CARLSON: I'm attacking him for blaming his speechwriters for something that he says.

BEGALA: Kerry listens to Carlson. That's what he's going to be attacked for doing. Come on.

(LAUGHTER)

BEGALA: Well, United Press International reports that President Bush intends to revise his ill-fated campaign pledge to send a man to Mars if he wins a second term. It is the only substantive new plan that Mr. Bush has for the next four years.

(LAUGHTER)

BEGALA: Otherwise, he seems to be content with staying the course of his first term, a jobless economy and an endless occupation.

(APPLAUSE)

BEGALA: It's an ambitious plan, to be sure, but I figure Mr. Bush has decided, what the heck, he's already ruined one planet. Why not try another?

(LAUGHTER)

(APPLAUSE)

BEGALA: Of course, Mr. Bush has not said how much the trip would cost, would pay for it, whether Halliburton would have to bid for this contract...

(LAUGHTER)

BEGALA: ... and what in the world we're going to do when we get there or how we're going to get our brave people home.

Tucker, sounds to me like a perfect job for Donald Rumsfeld.

(LAUGHTER)

(APPLAUSE)

CARLSON: You know, I must say Paul, I am glad, I am honestly glad to see that you got Halliburton in there because, A, it relieves me from the burden of having to defend the ludicrous plan to go to Mars.

BEGALA: It is a silly plan.

CARLSON: Yes, it is.

But, B, it just shows up that at its heart all Democratic ideas have Halliburton at their root. It's a demented conspiracy theory.

(CROSSTALK)

BEGALA: Bush has no ideas. I mean, going to Mars?

(CROSSTALK)

CARLSON: Actually, I don't think Bush has that many ideas. He has a lot more than the Democratic Party, which is obsessed with Halliburton, actually.

BEGALA: He has Mars and the steroid summit, which Arnold Schwarzenegger I guess would chair. What other ideas does he have?

CARLSON: A steroid summit?

BEGALA: He wants a steroid summit.

CARLSON: Actually, changing the Middle East. You mock that idea, but it's a serious idea.

(CROSSTALK)

BEGALA: He's changing it, all right.

(CROSSTALK)

(BELL RINGING)

BEGALA: He's got it in flames.

(CROSSTALK)

BEGALA: That's like how an arsonist changes your house. Yes, he does, but he got it in flames.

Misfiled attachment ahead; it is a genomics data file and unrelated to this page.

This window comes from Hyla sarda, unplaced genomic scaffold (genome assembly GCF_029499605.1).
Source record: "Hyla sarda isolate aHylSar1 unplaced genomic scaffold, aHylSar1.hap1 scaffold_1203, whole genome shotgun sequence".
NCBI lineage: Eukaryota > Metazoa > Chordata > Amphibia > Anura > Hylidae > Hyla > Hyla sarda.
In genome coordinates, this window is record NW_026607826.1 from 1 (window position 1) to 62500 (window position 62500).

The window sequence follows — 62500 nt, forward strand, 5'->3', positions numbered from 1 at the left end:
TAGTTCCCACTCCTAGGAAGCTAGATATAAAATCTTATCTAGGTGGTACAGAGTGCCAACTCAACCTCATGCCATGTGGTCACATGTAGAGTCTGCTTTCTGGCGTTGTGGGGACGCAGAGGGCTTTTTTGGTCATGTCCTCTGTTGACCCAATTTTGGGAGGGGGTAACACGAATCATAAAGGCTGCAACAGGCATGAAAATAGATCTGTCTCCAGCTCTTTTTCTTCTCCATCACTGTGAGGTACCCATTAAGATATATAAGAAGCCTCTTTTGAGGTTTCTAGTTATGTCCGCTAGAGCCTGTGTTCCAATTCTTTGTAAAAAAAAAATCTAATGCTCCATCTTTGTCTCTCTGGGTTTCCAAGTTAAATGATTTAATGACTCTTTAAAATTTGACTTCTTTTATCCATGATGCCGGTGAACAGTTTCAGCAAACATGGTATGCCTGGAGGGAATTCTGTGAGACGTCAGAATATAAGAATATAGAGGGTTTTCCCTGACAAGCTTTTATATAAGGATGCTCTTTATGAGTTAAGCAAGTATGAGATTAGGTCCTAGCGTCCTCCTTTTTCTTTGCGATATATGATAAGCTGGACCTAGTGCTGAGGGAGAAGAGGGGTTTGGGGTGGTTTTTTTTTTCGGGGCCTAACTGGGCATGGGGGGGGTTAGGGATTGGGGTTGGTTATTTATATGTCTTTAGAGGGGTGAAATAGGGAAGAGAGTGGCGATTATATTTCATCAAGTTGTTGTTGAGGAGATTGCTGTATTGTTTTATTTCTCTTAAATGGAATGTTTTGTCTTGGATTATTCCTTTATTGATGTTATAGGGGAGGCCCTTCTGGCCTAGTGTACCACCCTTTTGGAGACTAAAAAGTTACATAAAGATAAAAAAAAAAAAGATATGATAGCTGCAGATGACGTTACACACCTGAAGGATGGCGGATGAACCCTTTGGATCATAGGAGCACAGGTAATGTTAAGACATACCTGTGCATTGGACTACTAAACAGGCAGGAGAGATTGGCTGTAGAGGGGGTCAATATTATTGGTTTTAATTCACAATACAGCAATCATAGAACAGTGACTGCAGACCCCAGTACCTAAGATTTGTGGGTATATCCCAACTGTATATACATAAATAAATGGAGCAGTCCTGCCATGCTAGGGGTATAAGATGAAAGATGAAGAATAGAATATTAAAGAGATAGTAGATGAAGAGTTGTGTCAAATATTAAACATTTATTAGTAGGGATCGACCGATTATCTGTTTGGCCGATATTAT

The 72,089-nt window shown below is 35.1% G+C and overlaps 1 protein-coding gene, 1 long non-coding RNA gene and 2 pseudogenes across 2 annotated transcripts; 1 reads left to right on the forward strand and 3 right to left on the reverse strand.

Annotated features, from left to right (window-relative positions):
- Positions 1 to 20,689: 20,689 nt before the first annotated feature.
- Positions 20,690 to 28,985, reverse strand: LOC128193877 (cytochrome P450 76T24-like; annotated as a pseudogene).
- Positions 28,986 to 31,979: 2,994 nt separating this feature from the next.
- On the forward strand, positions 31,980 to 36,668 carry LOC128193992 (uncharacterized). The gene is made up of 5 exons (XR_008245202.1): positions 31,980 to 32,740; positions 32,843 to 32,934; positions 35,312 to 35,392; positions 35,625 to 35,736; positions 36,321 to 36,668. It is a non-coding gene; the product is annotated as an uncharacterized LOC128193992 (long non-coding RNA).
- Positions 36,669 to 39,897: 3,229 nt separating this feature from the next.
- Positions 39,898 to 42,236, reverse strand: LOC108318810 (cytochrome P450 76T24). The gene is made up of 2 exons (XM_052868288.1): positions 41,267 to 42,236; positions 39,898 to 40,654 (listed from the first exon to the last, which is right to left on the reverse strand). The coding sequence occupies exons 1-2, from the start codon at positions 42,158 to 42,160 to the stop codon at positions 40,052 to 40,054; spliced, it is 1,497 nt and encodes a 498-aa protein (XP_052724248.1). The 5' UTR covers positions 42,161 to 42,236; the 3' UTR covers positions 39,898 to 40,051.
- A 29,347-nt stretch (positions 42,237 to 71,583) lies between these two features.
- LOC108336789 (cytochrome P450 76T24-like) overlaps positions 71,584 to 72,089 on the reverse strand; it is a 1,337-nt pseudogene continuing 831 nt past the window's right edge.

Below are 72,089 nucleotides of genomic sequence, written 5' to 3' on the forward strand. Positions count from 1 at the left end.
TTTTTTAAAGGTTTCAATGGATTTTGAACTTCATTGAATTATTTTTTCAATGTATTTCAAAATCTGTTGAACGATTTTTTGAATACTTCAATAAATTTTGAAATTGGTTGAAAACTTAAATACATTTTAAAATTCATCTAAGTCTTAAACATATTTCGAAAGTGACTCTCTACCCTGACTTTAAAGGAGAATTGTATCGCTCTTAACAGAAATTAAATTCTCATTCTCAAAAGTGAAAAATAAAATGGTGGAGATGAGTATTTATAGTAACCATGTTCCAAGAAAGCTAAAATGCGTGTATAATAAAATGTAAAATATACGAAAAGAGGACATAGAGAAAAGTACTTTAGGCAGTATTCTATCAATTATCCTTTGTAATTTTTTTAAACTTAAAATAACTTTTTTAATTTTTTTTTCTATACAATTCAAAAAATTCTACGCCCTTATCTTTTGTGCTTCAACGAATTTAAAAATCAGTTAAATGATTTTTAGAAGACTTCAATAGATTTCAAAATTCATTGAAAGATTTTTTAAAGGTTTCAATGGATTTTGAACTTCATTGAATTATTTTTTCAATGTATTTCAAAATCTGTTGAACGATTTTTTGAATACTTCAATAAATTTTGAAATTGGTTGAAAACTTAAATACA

(CROSSTALK)

(LAUGHTER)

(APPLAUSE)

CARLSON: Actually, it's really important.

(CROSSTALK)

CARLSON: It's important.

(APPLAUSE)

CARLSON: And whoever the president is next time is going to have to deal with it.

BEGALA: I agree with that.

CARLSON: Well, the graphic images coming out of Iraq are becoming a factor in the debate over the war. Just ahead, we're joined by two members of Congress who have just seen those new images of abuse in Iraq. Should you be allowed to see those pictures and videos?

We'll ask that question. CROSSFIRE will be right back.

(APPLAUSE)

(COMMERCIAL BREAK)

(APPLAUSE)

BEGALA: Welcome back to CROSSFIRE.

On Capitol Hill today, private viewings of more photographs and videos from the Iraqi prisoner abuse scandal. Members of Congress were allowed to see the new images firsthand for the first time today. And one lawmakers says they're a lot worse than those that you have already seen that have been made public. And as the scandal continues here in Washington, an American family in Pennsylvania grieves over the beheading of their loved one in Iraq, Nicholas Berg.

In the CROSSFIRE today, from Capitol Hill, Democratic Congressman Gary Ackerman of New York and Republican Congressman Peter King. He's also from New York. Why are all the smart congressmen from New York?

(CROSSTALK)

CARLSON: Congressmen, thanks, both of you. Thanks a lot for joining us.

REP. GARY ACKERMAN, (D), NEW YORK: You're half right.

CARLSON: And you both have just seen these photographs. Do you want to tell us quickly about them, Congressman Ackerman, then Congressman King?

ACKERMAN: They're absolutely disgusting and disgraceful and most of us didn't stay to watch the whole thing. It just kept getting worse and worse, and I had seen enough. And I think Peter did, too.